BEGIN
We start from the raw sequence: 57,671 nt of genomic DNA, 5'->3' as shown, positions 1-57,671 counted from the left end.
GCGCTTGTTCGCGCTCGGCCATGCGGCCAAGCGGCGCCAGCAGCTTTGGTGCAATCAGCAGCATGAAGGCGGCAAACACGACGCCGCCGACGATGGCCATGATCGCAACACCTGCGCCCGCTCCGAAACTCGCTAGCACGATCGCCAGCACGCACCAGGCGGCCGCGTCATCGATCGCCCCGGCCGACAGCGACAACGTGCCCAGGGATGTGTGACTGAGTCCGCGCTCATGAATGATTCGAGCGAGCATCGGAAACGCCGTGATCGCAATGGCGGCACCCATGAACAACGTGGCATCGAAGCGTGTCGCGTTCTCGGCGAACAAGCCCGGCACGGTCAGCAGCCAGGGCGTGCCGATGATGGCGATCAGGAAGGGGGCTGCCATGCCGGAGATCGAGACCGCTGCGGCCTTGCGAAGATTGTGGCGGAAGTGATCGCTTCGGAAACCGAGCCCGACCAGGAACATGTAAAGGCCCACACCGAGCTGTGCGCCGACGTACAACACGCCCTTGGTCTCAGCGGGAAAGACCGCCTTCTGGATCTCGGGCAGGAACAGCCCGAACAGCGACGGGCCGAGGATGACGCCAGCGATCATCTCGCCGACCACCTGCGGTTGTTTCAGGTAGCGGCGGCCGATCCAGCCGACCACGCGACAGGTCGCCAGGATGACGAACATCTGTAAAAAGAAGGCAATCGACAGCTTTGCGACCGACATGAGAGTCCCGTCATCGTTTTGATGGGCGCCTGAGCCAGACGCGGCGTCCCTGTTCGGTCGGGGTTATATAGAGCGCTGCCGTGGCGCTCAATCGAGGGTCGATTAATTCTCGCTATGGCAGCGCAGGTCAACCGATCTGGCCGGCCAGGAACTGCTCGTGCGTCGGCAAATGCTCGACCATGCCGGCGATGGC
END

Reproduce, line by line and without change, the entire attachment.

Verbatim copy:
We start from the raw sequence: 57,671 nt of genomic DNA, 5'->3' as shown, positions 1-57,671 counted from the left end.
GCGCTTGTTCGCGCTCGGCCATGCGGCCAAGCGGCGCCAGCAGCTTTGGTGCAATCAGCAGCATGAAGGCGGCAAACACGACGCCGCCGACGATGGCCATGATCGCAACACCTGCGCCCGCTCCGAAACTCGCTAGCACGATCGCCAGCACGCACCAGGCGGCCGCGTCATCGATCGCCCCGGCCGACAGCGACAACGTGCCCAGGGATGTGTGACTGAGTCCGCGCTCATGAATGATTCGAGCGAGCATCGGAAACGCCGTGATCGCAATGGCGGCACCCATGAACAACGTGGCATCGAAGCGTGTCGCGTTCTCGGCGAACAAGCCCGGCACGGTCAGCAGCCAGGGCGTGCCGATGATGGCGATCAGGAAGGGGGCTGCCATGCCGGAGATCGAGACCGCTGCGGCCTTGCGAAGATTGTGGCGGAAGTGATCGCTTCGGAAACCGAGCCCGACCAGGAACATGTAAAGGCCCACACCGAGCTGTGCGCCGACGTACAACACGCCCTTGGTCTCAGCGGGAAAGACCGCCTTCTGGATCTCGGGCAGGAACAGCCCGAACAGCGACGGGCCGAGGATGACGCCAGCGATCATCTCGCCGACCACCTGCGGTTGTTTCAGGTAGCGGCGGCCGATCCAGCCGACCACGCGACAGGTCGCCAGGATGACGAACATCTGTAAAAAGAAGGCAATCGACAGCTTTGCGACCGACATGAGAGTCCCGTCATCGTTTTGATGGGCGCCTGAGCCAGACGCGGCGTCCCTGTTCGGTCGGGGTTATATAGAGCGCTGCCGTGGCGCTCAATCGAGGGTCGATTAATTCTCGCTATGGCAGCGCAGGTCAACCGATCTGGCCGGCCAGGAACTGCTCGTGCGTCGGCAAATGCTCGACCATGCCGGCGATGGC